Gastroenterology Center

Complex endoscopic resections

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Complex Endoscopic Resections In Gastroenterology

Complex Endoscopic Resections also known as Gastrointestinal Endoscopic Mucosal Resections or EMR, is a less invasive procedure than surgery for removing abnormal tissue from a person's digestive tract. This procedure may be done to either double check a diagnosis or for purposes of treatment.

Up to seventy-five percent of patients, suffering from complex colon polyps can now avoid surgery with this less invasive procedure. Patients that have been diagnosed with poor renal function, tumors of the digestive tract and bladder issues will all benefit from endoscopic resection. It is also useful for treating bile duct and pancreatic disorders.

The most common type of abnormal tissue found in the digestive tract is a small clump of cells that form on the inside of the colon known as a polyp. It occurs when the body's cells keep dividing after their original purpose, such as the building of tissue in the colon, has completed. Polyps are one type of adenoma or non-cancerous tumor found in the human colon. When a surgeon removes polyps from a person's colon that is said to be a complex polypectomy. The term 'complex' refers to the number, size, and or location of the polyps in a patient's colon.

There are many types of polyps, categorized by their shape and size. Approximately two-thirds of polyps are adenomatous or non-cancerous, though they may cause blockages depending on their size and location. Small and large serrated polyps are those that are believed to usually be precancerous and should be taken seriously. Patients with Crohn's disease or ulcerative colitis may have inflammatory polyps. These polyps are generally not a threat to a patient's overall health but anyone with these two disorders, among others, is at a higher risk to contract colon cancer and should have yearly physicals. People who are overweight, smokers and over age fifty are also at a higher risk to have colon cancer, as are those with a familial history of gastrointestinal issues.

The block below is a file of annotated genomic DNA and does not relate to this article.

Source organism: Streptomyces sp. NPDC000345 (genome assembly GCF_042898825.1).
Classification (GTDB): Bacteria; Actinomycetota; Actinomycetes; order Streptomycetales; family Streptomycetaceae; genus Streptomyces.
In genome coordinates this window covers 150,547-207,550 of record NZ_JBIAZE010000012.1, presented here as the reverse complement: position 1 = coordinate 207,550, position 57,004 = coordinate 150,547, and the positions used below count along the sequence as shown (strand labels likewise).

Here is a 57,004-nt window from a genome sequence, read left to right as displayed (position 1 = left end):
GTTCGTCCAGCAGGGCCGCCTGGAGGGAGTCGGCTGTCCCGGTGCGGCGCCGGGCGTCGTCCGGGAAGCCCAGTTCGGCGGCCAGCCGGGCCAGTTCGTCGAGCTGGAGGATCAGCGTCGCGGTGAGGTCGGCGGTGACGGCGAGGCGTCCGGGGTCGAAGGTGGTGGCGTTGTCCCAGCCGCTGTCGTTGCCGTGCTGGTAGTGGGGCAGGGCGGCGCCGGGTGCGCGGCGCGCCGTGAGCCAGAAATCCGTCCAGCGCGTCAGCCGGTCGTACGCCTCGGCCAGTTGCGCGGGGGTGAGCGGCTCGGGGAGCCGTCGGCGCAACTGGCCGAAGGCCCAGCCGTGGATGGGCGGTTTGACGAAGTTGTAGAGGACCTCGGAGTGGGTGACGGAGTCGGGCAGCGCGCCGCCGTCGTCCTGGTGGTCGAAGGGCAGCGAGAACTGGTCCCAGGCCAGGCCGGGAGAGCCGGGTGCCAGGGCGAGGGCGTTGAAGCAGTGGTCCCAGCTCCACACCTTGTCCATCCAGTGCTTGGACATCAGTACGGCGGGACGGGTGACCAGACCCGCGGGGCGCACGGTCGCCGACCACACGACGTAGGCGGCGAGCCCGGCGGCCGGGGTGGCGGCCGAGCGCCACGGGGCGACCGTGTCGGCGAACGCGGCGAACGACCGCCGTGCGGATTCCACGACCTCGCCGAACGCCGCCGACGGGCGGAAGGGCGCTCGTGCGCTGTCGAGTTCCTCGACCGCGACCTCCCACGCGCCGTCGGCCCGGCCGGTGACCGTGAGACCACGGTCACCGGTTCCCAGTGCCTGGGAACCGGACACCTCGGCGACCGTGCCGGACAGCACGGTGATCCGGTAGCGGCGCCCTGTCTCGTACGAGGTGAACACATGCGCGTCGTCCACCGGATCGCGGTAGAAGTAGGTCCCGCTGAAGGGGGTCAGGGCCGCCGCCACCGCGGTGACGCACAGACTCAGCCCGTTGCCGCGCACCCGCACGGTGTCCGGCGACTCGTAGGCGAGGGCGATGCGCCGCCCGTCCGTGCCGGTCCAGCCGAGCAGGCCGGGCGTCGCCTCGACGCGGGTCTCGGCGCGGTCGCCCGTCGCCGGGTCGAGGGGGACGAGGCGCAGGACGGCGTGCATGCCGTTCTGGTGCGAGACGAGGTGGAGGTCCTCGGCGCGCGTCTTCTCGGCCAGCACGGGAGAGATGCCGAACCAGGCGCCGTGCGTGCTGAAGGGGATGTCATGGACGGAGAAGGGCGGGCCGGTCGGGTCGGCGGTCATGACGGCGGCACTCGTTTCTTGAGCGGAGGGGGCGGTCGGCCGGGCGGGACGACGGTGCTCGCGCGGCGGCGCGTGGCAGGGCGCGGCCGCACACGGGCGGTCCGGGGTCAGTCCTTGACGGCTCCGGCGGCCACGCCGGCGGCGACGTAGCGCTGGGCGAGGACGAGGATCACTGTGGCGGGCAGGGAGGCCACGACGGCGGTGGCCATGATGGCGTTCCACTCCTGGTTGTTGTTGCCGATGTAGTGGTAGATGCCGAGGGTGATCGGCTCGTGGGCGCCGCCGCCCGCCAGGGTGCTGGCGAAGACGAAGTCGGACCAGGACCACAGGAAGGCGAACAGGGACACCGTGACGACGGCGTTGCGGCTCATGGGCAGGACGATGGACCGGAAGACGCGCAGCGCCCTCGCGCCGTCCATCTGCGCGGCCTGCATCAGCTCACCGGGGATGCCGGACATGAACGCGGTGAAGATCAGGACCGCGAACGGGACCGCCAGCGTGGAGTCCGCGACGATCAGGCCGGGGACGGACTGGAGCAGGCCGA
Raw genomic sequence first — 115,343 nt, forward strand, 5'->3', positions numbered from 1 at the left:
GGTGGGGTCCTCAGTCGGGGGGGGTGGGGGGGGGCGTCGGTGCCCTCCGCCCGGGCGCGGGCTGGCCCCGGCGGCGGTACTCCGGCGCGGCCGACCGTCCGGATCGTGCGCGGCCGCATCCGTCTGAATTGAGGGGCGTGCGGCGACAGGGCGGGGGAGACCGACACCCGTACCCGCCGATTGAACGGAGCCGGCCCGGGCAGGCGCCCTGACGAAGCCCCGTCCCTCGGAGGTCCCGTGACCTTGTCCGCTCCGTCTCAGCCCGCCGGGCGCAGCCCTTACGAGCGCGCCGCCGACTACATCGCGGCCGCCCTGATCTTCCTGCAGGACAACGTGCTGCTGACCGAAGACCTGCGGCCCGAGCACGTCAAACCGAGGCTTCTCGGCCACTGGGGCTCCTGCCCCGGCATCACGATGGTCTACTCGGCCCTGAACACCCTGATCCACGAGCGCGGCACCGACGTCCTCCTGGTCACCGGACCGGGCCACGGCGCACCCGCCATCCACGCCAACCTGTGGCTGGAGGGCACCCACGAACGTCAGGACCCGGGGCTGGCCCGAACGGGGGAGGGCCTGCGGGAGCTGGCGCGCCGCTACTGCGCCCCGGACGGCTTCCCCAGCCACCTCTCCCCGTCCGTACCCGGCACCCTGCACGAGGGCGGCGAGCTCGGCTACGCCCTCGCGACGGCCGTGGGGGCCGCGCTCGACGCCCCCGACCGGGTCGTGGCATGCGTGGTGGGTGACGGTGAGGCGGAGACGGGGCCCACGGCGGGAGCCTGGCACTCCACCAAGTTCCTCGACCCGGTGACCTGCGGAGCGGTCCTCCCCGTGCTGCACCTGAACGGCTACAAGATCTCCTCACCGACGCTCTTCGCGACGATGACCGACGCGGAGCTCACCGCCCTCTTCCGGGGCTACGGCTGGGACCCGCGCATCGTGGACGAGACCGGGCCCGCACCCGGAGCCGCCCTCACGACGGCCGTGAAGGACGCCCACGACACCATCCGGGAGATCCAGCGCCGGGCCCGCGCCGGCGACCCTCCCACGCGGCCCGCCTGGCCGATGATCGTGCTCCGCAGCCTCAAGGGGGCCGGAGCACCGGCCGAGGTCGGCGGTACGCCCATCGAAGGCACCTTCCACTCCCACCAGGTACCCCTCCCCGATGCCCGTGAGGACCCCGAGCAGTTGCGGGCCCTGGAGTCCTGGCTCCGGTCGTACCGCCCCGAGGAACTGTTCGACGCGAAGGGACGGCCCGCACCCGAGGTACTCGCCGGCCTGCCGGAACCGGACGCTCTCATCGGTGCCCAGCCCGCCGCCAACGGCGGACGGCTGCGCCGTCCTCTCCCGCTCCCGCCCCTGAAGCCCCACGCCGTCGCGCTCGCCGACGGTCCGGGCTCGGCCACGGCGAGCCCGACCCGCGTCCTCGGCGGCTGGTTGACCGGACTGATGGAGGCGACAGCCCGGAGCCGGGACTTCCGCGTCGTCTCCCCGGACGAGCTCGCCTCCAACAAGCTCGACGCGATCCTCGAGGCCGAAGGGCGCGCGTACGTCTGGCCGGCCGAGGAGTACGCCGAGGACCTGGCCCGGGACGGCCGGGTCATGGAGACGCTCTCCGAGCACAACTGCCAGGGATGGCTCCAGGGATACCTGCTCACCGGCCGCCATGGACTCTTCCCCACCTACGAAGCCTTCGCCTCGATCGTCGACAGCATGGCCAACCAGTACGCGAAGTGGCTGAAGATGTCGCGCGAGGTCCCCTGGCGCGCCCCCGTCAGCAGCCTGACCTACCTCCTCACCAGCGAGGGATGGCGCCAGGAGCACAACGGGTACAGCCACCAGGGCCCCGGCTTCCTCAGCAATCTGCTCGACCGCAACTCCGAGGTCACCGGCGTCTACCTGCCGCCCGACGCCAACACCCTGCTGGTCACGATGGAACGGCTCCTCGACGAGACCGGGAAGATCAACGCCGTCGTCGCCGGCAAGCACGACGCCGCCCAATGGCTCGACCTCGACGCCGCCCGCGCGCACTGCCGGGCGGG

Several inherited disorders may cause a person to have polyps. Gardner's syndrome causes polyps in the colon and small intestine and has been linked to benign tumors on the skin. A very rare disorder, Familial adenomatous polyposis, causes hundreds of polyps in the intestine and has an almost one hundred percent chance of colon cancer, often in people under forty years of age. Peutz-Jeghers syndrome cases freckles to form all over and inside the body, such as on the gums, bottom of the feet and on the inner walls of the intestines. Lynch syndrome is also called hereditary nonpolyposis colorectal cancer. It is unusual because people with this disease generally present with a small number of polyps, but those that occur tend to become cancer more quickly than in others.

Symptoms that often bring a patient to the gastroenterologist include rectal bleeding, change in stool color or bowel movement habits, pain, nausea or vomiting. Any patient that presents with anemia from being iron deficient may have one or more polyps that are bleeding, a serious condition that can lead to overall weakness and cause them to be short of breath. Any of these symptoms are a red flag and the patient is urged to contact their doctor, the sooner the better.

Polyps are removed because they can cause intestinal blockages and are occasionally cancerous later in life. Polyps may be small enough for a surgeon to remove in one piece. If they are three centimeters or larger they may have to be removed fragmentary or a small section at a time. It stands to reason that the larger the adenoma or polyp the higher risk for bleeding or infection to the patient.

A gastroenterologist, a doctor who specializes in the digestive system, always performs complex Endoscopic Resections. The risks associated with this procedure are much lower than those associated with surgery are and include only infections, bleeding, perforations or punctures, or the possible narrowing of the esophagus. When compared to surgery, adverse effects only occur in approximately six percent of endoscopic resections. Surgery, however, tends to increase hospital stays and risks of infection as well as higher costs for both the patient and the medical establishment.

Complex Endoscopic Resections are done with a long, narrow tube that is equipped with a light, video camera, and instruments for removing delicate tissue. However, this not the most comfortable procedure for the patient, sedation is used and the patient may be awake or not depending on the individual and what their doctor thinks is necessary for their comfort. It is an outpatient procedure and recovery typically takes less than a week. Patients are warned to avoid caffeine or stimulants for the first few days afterward to avoid irritating the colon.

Patients who take the time to listen and understand their diagnosis often have a better quality of life. Though it can be uncomfortable for the patient the Complex Endoscopic Resection has a better success rate and will get the patient back to doing what they like to do more quickly than surgery.